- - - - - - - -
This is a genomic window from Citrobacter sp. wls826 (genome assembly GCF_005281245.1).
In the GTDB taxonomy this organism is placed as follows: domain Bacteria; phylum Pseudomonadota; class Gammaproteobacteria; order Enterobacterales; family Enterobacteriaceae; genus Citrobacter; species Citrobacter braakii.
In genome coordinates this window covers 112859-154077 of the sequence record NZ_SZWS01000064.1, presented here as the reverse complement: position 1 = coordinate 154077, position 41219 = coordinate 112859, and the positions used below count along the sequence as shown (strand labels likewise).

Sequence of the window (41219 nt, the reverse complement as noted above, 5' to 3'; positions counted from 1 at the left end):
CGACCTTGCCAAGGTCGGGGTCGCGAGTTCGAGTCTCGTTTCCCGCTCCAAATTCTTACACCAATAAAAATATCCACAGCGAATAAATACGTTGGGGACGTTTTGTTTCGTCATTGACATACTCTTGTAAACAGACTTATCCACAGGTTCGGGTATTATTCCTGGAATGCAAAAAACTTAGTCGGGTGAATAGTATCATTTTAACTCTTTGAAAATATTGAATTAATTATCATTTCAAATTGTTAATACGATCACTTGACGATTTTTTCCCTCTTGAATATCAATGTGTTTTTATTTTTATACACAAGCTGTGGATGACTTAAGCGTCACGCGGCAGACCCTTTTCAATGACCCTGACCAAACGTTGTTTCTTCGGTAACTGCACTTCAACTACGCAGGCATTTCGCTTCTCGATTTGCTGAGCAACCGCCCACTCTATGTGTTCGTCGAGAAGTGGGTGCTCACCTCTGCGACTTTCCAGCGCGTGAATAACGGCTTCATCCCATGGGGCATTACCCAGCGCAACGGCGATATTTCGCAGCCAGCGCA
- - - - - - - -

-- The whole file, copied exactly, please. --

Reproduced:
This is a genomic window from Citrobacter sp. wls826 (genome assembly GCF_005281245.1).
In the GTDB taxonomy this organism is placed as follows: domain Bacteria; phylum Pseudomonadota; class Gammaproteobacteria; order Enterobacterales; family Enterobacteriaceae; genus Citrobacter; species Citrobacter braakii.
In genome coordinates this window covers 112859-154077 of the sequence record NZ_SZWS01000064.1, presented here as the reverse complement: position 1 = coordinate 154077, position 41219 = coordinate 112859, and the positions used below count along the sequence as shown (strand labels likewise).

Sequence of the window (41219 nt, the reverse complement as noted above, 5' to 3'; positions counted from 1 at the left end):
CGACCTTGCCAAGGTCGGGGTCGCGAGTTCGAGTCTCGTTTCCCGCTCCAAATTCTTACACCAATAAAAATATCCACAGCGAATAAATACGTTGGGGACGTTTTGTTTCGTCATTGACATACTCTTGTAAACAGACTTATCCACAGGTTCGGGTATTATTCCTGGAATGCAAAAAACTTAGTCGGGTGAATAGTATCATTTTAACTCTTTGAAAATATTGAATTAATTATCATTTCAAATTGTTAATACGATCACTTGACGATTTTTTCCCTCTTGAATATCAATGTGTTTTTATTTTTATACACAAGCTGTGGATGACTTAAGCGTCACGCGGCAGACCCTTTTCAATGACCCTGACCAAACGTTGTTTCTTCGGTAACTGCACTTCAACTACGCAGGCATTTCGCTTCTCGATTTGCTGAGCAACCGCCCACTCTATGTGTTCGTCGAGAAGTGGGTGCTCACCTCTGCGACTTTCCAGCGCGTGAATAACGGCTTCATCCCATGGGGCATTACCCAGCGCAACGGCGATATTTCGCAGCCAGCGCA